Head of Primary

When sailing you can’t control the wind or waves but we can adjust our sail to use the wind.

                                                                                                                                                Thomas S Monson


Abraham Lincoln received no more than five  years of formal education throughout his lifetime. He joined politics and had 12 major failures before he was elected the 16th President of the United States of America.

J.K. Rowling’s first book was rejected by 20 different publishers. She is now internationally renowned for her seven book series. After very humble beginnings, she is the first person to become a billionaire from writing. 

Walt Disney was fired by a newspaper editor because he ‘lacked imagination and had no good ideas.’

What do all these people have in common?

In order for our students to succeed, resilience is key. Drawing on research by Stanford University’s Dr Carol Dweck, resilience helps girls to persist when challenged. Dweck’s research identifies two kinds of mindsets: fixed mindset and growth mindset. Girls with a fixed mindset believe that their abilities are static and cannot be changed with effort; girls with a growth mindset believe that their abilities can be expanded through hard work. Grit or the ability to persevere in the face of challenge is twice the predictor of success in life than IQ. It illustrates the importance of hard work and how effort can change the brain providing the motivation for meaningful engagement in learning and mental toughness when things become difficult.

Research shows that girls who enjoy authentic, engaged, empowering relationships with adults, peers and mentors have lower levels of stress and higher levels of achievement. A strong community provides a sense of belonging and connectedness where every girl is known and valued which is so important to a student’s development. An environment such as this allows girls the opportunity to take risks with their learning to enable them to achieve their personal potential and flourish.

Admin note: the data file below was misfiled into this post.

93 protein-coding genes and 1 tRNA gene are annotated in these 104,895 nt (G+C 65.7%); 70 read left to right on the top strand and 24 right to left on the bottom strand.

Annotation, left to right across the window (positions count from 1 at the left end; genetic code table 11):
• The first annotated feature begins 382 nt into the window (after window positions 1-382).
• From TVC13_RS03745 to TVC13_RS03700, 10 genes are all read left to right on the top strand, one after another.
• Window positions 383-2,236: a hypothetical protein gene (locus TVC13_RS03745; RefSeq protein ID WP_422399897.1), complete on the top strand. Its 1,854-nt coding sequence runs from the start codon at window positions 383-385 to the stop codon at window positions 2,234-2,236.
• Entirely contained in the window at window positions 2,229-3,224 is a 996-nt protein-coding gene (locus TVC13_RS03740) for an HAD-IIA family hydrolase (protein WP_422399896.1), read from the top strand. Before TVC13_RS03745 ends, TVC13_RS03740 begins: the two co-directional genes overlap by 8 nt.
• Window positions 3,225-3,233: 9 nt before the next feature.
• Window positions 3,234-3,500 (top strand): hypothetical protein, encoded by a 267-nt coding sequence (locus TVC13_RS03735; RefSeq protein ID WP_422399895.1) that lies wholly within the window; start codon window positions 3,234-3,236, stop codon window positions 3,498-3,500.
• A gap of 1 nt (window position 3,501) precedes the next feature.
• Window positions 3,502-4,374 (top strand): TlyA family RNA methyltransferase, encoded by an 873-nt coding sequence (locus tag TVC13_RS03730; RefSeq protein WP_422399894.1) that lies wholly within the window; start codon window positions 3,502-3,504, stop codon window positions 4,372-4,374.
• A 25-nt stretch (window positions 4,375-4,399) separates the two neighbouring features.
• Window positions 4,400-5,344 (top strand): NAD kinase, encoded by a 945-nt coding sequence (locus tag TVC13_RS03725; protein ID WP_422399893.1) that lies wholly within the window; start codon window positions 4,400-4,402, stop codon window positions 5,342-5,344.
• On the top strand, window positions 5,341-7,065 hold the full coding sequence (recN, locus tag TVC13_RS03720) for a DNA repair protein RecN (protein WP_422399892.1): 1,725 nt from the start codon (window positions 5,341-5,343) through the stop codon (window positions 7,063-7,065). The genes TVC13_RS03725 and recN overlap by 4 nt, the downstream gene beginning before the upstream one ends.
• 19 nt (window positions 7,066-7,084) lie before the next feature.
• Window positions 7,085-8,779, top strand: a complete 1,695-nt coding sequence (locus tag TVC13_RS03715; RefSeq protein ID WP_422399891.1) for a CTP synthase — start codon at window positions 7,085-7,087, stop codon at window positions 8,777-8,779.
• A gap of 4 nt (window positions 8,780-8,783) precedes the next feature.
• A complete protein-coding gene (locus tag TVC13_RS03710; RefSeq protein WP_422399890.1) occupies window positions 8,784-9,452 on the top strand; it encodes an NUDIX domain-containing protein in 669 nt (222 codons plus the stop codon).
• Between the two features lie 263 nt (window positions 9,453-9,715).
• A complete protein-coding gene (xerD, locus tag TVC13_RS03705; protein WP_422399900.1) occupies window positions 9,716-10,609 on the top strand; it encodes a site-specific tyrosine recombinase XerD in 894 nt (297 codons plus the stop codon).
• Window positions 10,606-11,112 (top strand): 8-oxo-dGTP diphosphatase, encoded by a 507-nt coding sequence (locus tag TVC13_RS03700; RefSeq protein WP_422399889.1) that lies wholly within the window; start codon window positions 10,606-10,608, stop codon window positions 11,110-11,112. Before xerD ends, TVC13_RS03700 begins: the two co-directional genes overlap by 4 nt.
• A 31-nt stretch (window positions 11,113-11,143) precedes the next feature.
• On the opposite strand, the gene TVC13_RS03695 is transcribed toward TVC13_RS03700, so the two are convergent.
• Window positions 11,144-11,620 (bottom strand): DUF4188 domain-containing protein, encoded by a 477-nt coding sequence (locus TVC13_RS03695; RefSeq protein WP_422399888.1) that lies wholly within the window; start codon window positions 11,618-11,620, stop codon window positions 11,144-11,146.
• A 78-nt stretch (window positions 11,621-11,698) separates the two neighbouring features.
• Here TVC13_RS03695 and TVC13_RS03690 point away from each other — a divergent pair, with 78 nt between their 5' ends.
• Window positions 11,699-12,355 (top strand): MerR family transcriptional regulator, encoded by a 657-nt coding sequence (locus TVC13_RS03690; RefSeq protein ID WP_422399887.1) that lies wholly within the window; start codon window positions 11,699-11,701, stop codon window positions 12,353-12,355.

Students benefit when they contribute to the world beyond themselves. We emphasize the wide variety of valuable contributions girls can make, and we pair example with opportunity through projects that allow girls to have a positive impact on the broader community. Strengthening student voices and increasing their empowerment  by having them devise meaningful projects that contribute to making a difference in the lives of others provides a sense of purpose and meaning in their lives.

A study conducted by Dr Robert A. Emmons of the University of California, reveals that cultivating gratitude can increase happiness levels by around 25 per cent. It can also cause individuals to live happier, more satisfied lives and enjoy increased levels of self-esteem, hope, empathy and optimism. Other studies have shown that students who practice grateful thinking have more positive attitudes toward school and family. By ‘catching the good stuff’ in a Blessings journal you are more likely to notice the good things in life. This exercise harnesses the neuroplasticity of the brain, that is, its ability to grow and change throughout our lives.

Peppered through life there will be curve balls, surprises and blindsides. Not all of them are good, not all of them are bad. These are the hills and dales of life. If we can equip our girls with the necessary skills such as flexibility of mind, resilience, a strong sense of self, optimism, a sense of purpose and meaning in life, they will be ready to take their place in the world as strong, independent women of faith who will be willing to make their mark on the world.


Mrs Maryanne Dwyer

Head of Primary